Dining, food, and values

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Some people make money to eat food. I’m one of those. Some people eat food to make money. In that class of people are food critics. I don’t think I can claim to be one of those. I’m too inclined to overlook small flaws. For one thing, it might be something secondary that influences the relative rating of one restaurant against others in a market niche. To me, there comes a time when food is just food. Like most needs, it cannot take over your life without unbalancing it.

At the same time, if I take the time to write about eating out, I have to be basically honest. I simply can’t say I enjoyed something when I didn’t. A restaurant’s reputation has zero nutritive value. If influential people flock there, you can say so without saying they crave the excellent food. And staying power in a market doesn’t prove, ultimately, that the food will be good. “Pub grub” can be served in very old pubs.

Now, I also think restaurants in downtown areas have advantages and disadvantages. One huge disadvantage is that their expenses can be higher. They almost have to price their menus higher to keep the books balanced. So, to me that means if they charge more, it isn’t any sort of evidence that they make better food. They have the advantage of the concentration of people and money in their vicinity. People on a restricted lunch hour pretty much have to come to them. Moreover, if you serve clients, and they’ve picked out a famous name before coming to town, you might have to go to that place. And for people who are dating, that could be where to see and be seen.

This is all preface to considering eating downtown or eating in a neighborhood. Some like to pit chains versus independent restaurants. To me, chains choose locations with some things in common with downtowns. Areas of money and people concentration. So, I’ll lump the downtown independents with the chains. I wrote one negative review because I paid a high price and got something inferior. I was asked if I informed the manager. I said I couldn’t see any need on my part to help a restaurant with poor quality control. Not when I have many neighborhood places who do better for less money. If I don’t have to be down there, don’t need to see or be seen, don’t have the tyranny of the timeclock, it makes no sense for me to go more than once to any downtown place that doesn’t perform every time.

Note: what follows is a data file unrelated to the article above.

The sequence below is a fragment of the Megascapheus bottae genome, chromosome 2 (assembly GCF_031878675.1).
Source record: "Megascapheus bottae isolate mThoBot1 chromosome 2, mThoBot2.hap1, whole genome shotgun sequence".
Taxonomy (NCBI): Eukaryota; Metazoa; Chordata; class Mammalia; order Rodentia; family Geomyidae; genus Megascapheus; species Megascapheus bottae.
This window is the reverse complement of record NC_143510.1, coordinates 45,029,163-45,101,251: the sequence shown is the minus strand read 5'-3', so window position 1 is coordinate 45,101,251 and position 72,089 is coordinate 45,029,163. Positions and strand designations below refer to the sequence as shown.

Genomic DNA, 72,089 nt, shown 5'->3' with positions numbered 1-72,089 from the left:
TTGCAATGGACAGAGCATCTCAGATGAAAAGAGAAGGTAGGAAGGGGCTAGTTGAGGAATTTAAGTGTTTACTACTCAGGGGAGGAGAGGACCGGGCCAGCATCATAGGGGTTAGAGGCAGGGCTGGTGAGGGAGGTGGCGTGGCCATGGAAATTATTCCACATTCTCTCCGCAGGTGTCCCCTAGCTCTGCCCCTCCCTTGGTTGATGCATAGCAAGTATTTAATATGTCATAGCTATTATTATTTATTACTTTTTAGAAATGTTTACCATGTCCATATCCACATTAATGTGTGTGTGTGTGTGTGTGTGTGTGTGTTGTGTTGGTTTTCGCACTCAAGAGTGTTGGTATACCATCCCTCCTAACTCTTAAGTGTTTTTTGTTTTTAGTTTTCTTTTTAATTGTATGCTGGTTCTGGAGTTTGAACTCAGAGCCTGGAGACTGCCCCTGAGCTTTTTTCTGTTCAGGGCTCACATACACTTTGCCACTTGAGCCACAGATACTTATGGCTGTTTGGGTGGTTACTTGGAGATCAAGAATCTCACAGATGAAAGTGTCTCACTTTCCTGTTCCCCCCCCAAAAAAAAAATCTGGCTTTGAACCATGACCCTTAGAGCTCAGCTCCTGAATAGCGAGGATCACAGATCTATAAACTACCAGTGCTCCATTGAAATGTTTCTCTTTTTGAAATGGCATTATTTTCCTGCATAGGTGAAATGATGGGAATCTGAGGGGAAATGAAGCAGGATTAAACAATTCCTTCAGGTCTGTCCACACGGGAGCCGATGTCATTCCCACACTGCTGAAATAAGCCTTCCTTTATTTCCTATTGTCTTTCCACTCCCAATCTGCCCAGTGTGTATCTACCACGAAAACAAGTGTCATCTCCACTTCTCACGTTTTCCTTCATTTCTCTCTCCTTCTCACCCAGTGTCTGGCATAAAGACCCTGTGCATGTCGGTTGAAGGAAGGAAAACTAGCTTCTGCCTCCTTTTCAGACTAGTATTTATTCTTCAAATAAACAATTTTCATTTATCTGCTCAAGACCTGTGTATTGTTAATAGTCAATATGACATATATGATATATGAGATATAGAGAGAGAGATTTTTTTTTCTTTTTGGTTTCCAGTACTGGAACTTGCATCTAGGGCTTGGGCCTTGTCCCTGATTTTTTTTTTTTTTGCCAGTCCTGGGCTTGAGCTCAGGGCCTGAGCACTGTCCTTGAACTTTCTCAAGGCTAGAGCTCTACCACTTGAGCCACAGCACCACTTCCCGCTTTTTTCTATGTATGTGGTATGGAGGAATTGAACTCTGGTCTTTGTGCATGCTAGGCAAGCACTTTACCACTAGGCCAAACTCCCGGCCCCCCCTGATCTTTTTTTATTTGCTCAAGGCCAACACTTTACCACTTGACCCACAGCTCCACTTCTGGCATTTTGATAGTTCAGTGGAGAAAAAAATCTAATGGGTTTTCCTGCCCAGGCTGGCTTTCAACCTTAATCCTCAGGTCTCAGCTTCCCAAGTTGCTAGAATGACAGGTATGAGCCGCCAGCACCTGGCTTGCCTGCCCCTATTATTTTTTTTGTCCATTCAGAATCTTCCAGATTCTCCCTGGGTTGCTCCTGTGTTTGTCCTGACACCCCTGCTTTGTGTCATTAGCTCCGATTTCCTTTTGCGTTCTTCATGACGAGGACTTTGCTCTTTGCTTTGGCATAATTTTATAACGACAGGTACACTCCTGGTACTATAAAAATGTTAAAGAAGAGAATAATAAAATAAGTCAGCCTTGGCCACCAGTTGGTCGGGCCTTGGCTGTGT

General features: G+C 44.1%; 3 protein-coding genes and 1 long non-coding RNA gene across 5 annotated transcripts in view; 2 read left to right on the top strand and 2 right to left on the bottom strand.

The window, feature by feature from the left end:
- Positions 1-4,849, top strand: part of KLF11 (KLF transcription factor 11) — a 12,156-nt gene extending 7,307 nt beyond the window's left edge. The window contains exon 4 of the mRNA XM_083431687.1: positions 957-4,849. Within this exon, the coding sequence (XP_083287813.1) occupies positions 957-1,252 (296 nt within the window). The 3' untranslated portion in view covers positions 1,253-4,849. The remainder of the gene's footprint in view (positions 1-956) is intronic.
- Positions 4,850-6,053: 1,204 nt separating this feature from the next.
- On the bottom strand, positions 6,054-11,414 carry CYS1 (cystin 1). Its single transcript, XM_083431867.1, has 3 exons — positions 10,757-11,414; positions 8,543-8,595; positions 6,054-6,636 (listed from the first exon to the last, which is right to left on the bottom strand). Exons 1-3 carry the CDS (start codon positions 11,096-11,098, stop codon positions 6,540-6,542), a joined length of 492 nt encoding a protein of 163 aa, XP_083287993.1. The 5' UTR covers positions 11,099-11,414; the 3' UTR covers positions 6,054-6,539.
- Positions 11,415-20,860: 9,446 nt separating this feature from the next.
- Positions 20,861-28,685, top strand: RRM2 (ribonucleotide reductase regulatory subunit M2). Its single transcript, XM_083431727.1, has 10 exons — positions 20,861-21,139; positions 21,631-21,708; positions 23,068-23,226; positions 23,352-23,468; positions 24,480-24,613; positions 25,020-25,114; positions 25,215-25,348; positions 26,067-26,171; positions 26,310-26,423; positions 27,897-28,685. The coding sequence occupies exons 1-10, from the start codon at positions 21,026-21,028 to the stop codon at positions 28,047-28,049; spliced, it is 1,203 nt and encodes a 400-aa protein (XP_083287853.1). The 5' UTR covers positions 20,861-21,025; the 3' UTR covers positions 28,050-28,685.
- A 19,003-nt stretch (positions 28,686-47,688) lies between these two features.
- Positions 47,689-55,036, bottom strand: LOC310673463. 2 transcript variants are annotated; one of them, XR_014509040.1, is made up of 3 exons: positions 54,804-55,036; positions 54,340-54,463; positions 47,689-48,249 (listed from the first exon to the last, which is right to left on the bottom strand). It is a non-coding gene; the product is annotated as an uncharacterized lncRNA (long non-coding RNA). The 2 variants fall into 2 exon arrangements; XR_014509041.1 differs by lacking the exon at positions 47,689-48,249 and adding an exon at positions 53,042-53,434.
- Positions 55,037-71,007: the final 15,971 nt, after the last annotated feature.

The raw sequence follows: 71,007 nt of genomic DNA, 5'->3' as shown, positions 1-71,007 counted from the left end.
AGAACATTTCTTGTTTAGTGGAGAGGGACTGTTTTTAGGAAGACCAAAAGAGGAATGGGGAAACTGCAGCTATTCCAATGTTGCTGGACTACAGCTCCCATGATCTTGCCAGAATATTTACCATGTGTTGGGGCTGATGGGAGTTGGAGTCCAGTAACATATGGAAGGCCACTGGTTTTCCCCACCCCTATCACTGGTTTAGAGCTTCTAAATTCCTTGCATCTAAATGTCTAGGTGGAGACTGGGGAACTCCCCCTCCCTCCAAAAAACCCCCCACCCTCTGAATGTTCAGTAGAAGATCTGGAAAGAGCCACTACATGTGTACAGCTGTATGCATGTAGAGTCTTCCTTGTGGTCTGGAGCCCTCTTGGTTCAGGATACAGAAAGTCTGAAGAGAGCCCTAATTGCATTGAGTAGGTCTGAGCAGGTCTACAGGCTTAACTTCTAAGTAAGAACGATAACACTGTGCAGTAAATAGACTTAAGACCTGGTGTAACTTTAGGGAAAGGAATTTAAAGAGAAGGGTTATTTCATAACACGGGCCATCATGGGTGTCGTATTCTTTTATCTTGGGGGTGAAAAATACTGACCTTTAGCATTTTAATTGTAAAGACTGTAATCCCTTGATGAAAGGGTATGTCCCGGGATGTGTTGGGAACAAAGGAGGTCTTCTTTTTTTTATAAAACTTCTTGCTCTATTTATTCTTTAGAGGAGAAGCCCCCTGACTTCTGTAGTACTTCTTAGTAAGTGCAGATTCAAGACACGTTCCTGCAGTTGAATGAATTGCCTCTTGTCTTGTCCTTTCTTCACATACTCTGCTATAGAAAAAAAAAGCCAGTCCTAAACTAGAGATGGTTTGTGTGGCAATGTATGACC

This is where I part company with pro critics or those needing to speak knowledgeably about famous places. I don’t need to nitpick. I don’t need to defend. And I don’t need to pay high prices. I go places to find out if they make things I like. If they do I go back. And since honesty and humility are the two jewels of human moral character, I get good value for my money and preserve my self-image.

Consider strongly when you read a positive review about an expensive place that locates itself to harvest praise from pros and money from expense accounts. Do you really need to abandon neighborhood businesses because someone wrote that you must try this? I think this is a wonderful chance to “know thyself” as Socrates said you must. To figure out what the “value” is that your expenditures deliver. Maybe it is just saying to someone “I went there”. No problem. That, not the food, is what they gave you.

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